Action Hosting launched in May 2016. This project matched volunteer hosts offering a spare room in their home, with destitute asylum seekers for an agreed period of time. Through living with a host family they were provided with safe and secure accommodation, the opportunity to increase their stability and be supported by our Action Housing support workers to explore their future housing options.
In 2015/2016 we expanded our Action Letting, Housing and Action Language projects into Sunderland. We also launched our second social enterprise, Action Language PRO, which provided fee-paying professional English courses which contributed financially towards the delivery of our free classes.
In December 2015 we were one of five charities to be awarded a national Guardian Charity Award out of over 1,200 entries. You can view our winners film here!
In 2014 we were one of six charities to win a national Centre for Social Justice Award recognising our work addressing poverty and disadvantage. This was the first time our work had been recognised so publicly and was a great achievement for the whole team!
We launched Action Letting, our first social enterprise to generate surplus income for our charitable work and meet related social needs. Action Letting provides accommodation and support to new refugees and helps prevent homelessness as they transition from the support of the asylum process to living independently.
Following the success of the ESOL Summer School we started to teach English two days a week in April 2008. On the first day we had four students and five volunteers but by the end of the first term this had increased to 46 students attending three different classes. This project is now called Action Language and in the year 2020/11 there were 697 students attending classes!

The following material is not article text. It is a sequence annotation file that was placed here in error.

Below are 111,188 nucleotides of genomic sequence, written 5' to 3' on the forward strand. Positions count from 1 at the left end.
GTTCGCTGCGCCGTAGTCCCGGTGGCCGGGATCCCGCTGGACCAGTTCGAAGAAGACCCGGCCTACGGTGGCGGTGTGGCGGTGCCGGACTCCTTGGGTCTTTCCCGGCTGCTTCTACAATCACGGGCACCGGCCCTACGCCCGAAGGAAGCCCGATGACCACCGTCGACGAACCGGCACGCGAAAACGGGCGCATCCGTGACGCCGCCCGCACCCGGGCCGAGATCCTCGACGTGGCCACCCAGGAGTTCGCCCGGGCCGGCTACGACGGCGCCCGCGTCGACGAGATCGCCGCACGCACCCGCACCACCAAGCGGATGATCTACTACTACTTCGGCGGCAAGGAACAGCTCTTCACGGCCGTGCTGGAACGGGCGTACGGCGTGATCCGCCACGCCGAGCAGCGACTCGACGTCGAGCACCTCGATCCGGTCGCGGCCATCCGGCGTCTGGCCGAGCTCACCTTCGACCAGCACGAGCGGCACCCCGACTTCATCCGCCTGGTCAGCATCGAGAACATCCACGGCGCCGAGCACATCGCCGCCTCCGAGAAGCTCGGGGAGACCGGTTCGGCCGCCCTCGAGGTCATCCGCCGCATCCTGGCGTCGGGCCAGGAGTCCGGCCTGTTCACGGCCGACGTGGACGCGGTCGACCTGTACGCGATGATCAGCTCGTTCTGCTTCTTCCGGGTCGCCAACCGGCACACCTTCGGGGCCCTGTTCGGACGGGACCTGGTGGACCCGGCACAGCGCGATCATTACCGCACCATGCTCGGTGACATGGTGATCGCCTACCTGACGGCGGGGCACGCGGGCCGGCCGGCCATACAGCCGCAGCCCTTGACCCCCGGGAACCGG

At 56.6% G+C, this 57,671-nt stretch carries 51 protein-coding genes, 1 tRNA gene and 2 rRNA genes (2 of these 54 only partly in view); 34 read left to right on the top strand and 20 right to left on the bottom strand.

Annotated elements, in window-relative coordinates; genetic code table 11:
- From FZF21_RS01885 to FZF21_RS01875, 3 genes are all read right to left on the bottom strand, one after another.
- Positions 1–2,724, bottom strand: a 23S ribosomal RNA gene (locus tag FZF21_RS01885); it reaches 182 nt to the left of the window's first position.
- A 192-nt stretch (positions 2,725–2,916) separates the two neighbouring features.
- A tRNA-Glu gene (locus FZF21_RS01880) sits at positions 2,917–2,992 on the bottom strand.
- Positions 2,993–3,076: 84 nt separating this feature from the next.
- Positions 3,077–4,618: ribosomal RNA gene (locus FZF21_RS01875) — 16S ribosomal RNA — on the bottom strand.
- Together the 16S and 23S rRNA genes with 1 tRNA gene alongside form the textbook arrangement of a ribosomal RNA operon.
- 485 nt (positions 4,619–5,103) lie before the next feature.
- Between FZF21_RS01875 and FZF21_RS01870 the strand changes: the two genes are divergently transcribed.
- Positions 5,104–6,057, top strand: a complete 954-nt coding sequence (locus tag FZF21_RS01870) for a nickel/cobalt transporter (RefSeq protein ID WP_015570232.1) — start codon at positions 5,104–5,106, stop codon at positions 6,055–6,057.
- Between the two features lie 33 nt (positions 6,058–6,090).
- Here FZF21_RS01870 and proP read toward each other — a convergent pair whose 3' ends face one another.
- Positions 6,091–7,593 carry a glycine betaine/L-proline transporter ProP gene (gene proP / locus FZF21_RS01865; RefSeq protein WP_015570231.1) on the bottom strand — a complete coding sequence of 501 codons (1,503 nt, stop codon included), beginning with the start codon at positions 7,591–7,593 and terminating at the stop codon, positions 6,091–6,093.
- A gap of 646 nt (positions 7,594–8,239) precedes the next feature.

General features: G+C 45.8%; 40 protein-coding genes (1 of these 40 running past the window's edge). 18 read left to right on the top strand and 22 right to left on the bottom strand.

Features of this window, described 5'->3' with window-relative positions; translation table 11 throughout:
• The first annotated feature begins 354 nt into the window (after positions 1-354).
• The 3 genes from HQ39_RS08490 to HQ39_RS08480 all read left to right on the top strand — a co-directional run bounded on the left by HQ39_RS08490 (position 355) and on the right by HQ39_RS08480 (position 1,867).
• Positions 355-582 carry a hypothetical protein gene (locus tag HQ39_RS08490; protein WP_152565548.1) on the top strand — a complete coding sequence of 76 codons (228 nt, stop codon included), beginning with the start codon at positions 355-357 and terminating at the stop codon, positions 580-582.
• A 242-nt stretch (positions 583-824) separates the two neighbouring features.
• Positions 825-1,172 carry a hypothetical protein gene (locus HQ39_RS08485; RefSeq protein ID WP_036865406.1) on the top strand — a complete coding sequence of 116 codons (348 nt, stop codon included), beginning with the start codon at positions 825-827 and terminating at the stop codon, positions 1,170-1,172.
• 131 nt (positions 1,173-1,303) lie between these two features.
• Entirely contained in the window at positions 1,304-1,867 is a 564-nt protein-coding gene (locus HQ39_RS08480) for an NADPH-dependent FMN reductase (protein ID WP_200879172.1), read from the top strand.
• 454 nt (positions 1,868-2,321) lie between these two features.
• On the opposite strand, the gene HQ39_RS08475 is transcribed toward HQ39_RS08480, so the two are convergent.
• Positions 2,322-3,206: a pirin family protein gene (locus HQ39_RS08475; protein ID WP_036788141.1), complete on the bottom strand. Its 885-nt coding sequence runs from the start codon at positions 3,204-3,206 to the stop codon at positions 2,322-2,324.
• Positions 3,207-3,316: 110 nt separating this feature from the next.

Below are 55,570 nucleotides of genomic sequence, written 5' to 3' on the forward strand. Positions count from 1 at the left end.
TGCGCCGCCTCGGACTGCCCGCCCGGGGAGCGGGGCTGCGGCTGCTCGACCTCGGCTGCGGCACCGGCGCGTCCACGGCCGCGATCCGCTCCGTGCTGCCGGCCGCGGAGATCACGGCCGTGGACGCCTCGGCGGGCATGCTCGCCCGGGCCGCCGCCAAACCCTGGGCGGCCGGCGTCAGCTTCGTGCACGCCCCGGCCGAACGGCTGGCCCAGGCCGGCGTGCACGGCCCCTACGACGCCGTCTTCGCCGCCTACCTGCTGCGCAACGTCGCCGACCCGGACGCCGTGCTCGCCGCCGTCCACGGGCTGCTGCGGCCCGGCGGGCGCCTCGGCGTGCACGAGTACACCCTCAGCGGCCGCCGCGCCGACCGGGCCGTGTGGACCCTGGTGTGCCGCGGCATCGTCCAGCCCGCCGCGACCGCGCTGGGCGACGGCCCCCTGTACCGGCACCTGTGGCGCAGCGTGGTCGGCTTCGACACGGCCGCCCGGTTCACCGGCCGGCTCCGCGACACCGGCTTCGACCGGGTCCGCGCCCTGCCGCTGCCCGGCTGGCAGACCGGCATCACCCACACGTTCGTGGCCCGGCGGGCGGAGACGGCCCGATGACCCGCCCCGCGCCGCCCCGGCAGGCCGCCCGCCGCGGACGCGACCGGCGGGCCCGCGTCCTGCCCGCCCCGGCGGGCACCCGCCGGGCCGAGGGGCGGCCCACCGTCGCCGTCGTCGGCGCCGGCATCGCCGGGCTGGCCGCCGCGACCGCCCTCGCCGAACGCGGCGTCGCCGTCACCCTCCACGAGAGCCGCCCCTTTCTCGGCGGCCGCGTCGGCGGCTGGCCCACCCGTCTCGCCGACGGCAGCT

We started initially through securing a property from a philanthropic landlord to provide supported accommodation to four destitute asylum seekers.
We quickly realised that the key to many of our residents becoming more integrated and being able to access other services they needed was to be able to communicate in English more effectively. So in 2007 we ran a pilot English Summer School for asylum seekers, refugees and other migrants. This proved to be a great success and sparked the idea for a permanent and more regular ESOL service.
Action Foundation was founded by Julian Prior, who was a member of City Church, Newcastle as a response to the needs of the local community. Following research into the greatest needs in Newcastle and an assessment of how the church might be able to help meet these needs, it was felt we should start with the issue of Asylum.
Following further research (supported by Your Homes Newcastle) it became clear there was no agency in Tyneside set up to provide accommodation for asylum seekers who had been refused the right to remain in the UK yet had not returned home.
It was estimated that there were over 300 people in Tyne and Wear who were destitute, had no recourse to public funds and were entirely dependent on charitable organisations or friends for their most basic survival. As part of this research we got to know Open Door (North East) based in Middlesbrough who were housing destitute asylum seekers and they kindly agreed for us to become a Tyneside branch of their charity.
This enabled us to raise funds and start housing asylum seekers, working in close partnership with West End Refugee Service and East Area Asylum Seeker Support Group (Common Ground) as well as many other individuals and organisations. This project is now called Action Housing.